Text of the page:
© Lopesan Meloneras Golf

The drive up to the 1st gives a stomach churning feeling of excitement and nerves. The course is immaculate and a little classier than Salobre, there are dozens maintaining the course. You will experience two very different 9s. The front 9 is an expanse of lush green, palm- tree lined with some occasional water. More forgiving than the rocks of Salobre – the fairways at Lopesan Meloneras are wide and you can play from neighbouring holes.

The back 9 is a totally different prospect. As the wind picks up nearer the coast, you flirt with the ocean on every hole. It is breathtaking. Just as you get used to it, views of the marina break through on hole 13 and you realise how unique this place is.

I rate this course above Buenavista in Tenerife, which I didn’t expect to write. The only disappointment was the pace of the greens. Just bad luck on timing for us as they had just been treated. We returned back to the 19th for the best club sandwich on this side of the equator. A truly special golfing experience.

Calumn’s fiance at Lopesan Meloneras Golf

Anfi Tauro

Knowing that Anfi Tauro had the best rating out of the three on Leadingcourses.com and was ranked 1st in the Canary Islands on TOP100 I was expecting big things. The entrance gives the impression of an expansive destination – with the stunning looking par three course and driving range within the complex but a little bit of a drive from the hotel.

The opening par 4 has a motorway and protective netting to the left – a bit of an underwhelming start to be honest. The course really steps from here on as you experience elevation changes, some fun water holes and some tough long par 3s. In terms of type of course – it is a blend of Salobre (arid) and Meloneras (lush).

© Anfi Tauro Golf

The back 9 is spectacular and reaches a crescendo toward the end. The paths wind up into the mountains which make the tee shots progressively more impressive. The views of the ocean are breath-taking. The short par three with end of the world on the left and the par 18th over a huge lake are worth a repeat visit. I had a comedy Tin Cup moment on 18 trying to take on a 230 yards carry which didn’t end too well!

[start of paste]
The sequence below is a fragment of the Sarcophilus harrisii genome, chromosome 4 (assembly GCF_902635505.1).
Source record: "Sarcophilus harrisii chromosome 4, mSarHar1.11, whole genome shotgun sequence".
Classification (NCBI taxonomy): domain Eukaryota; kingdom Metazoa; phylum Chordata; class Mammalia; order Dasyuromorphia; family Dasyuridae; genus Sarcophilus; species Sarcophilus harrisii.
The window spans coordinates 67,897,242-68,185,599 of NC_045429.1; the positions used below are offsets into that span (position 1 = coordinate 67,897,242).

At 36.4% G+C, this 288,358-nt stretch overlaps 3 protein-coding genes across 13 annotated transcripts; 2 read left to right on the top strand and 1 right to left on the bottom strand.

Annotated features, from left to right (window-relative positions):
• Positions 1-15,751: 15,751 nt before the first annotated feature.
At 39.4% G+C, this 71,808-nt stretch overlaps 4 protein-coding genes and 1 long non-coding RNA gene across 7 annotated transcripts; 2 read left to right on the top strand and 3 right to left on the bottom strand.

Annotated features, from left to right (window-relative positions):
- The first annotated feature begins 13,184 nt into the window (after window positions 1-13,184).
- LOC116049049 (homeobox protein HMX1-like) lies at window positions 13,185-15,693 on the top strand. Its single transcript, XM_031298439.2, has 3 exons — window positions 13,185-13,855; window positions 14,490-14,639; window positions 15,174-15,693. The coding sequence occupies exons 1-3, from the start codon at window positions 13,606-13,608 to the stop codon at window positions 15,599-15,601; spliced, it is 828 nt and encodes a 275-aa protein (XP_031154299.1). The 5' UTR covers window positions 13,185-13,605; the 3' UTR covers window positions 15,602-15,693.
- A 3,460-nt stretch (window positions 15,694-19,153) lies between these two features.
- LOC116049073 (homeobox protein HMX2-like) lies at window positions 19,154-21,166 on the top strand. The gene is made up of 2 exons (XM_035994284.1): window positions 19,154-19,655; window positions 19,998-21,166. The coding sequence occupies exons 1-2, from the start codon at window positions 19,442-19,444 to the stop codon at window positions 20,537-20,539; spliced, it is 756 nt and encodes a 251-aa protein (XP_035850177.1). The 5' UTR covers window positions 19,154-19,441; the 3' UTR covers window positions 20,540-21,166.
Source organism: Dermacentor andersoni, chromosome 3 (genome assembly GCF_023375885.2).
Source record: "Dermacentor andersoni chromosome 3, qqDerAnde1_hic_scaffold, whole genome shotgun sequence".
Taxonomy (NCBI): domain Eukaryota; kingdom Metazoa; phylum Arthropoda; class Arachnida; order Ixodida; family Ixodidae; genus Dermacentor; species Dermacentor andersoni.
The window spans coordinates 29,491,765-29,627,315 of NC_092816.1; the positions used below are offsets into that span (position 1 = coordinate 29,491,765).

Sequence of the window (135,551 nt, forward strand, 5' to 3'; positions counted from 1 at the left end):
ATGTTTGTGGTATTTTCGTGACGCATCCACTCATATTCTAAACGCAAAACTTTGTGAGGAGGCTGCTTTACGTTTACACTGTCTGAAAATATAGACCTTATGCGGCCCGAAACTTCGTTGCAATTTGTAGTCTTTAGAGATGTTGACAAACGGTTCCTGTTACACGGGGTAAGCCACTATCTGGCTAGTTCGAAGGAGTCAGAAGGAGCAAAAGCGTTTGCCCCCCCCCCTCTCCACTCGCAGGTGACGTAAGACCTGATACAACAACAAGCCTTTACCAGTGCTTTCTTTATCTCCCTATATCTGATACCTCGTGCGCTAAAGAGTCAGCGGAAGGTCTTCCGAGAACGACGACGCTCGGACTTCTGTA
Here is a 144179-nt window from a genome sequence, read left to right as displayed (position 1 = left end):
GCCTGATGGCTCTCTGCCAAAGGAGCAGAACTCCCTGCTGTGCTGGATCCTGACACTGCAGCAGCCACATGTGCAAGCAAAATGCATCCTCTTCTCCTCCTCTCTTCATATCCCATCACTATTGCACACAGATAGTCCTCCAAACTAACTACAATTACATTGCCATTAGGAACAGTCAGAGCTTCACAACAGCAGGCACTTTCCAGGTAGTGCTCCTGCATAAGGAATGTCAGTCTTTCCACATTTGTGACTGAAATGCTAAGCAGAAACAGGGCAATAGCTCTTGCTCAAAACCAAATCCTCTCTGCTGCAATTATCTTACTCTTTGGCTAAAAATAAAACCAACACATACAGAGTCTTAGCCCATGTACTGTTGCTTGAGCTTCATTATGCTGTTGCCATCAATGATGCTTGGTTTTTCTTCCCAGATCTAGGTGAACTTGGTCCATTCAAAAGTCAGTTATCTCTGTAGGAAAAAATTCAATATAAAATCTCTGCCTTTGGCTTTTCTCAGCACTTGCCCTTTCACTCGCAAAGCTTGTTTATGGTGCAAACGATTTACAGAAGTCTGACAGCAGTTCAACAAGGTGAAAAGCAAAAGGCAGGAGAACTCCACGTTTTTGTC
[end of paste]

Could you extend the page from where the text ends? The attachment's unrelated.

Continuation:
Anfi Tauro is a stunning golf course, but I would have to say I preferred Lopesan Meloneras. Meloneras was in unbelievable condition – perhaps they invested a little more in the course this year.

What else to do on Gran Canaria?

Gran Canaria is a tiny continent where you’ll find plenty of experiences that will make every day special: golden beaches, stunning landscapes, nature and cities full of fun things to do. If you love nature, then head to Nublo Rural Park. This 26,000 hectare natural park in the west of Gran Canaria contains 30 small villages and is the island’s largest natural area and a Biosphere Reserve. Also make sure to visit the Painted Cave; there you can see an ancient Canarian settlement and cave paintings. And if you like to visit Canarian cities, then Agaete, the Old Town of Vegueta, Puerto de Mogán and of course Las Palmas are a must visit!

Nublo Rural Park – © Wikimedia Commons

The airport of Gran Canaria (IATA code: LPA) is located on the east side of the island, between Las Palmas in the North and Maspalomas in the South. There are many airlines that fly direct to Gran Canaria Airport, like Norwegian, Ryanair, Transavia, Air Europa, Vueling, TUI and Thomas Cook.

The verdict on Gran Canaria

If you are looking for a great winter golf break – on the evidence of the three golf courses I played – golf at Gran Canaria should be seriously considered. It won’t be for everyone, it is more of a couples or family type of holiday destination. Having said that, I heard Playa des Ingles and Las Palmas – the capital city of Gran Canaria – offer up some decent nightlife.

Most of the best golf courses on Gran Canaria are located on the south of the island where the weather and beaches are nicer. Aim to tee off early because it is much cooler and the wind picks up pretty much on a daily basis from 11 o’clock and onwards.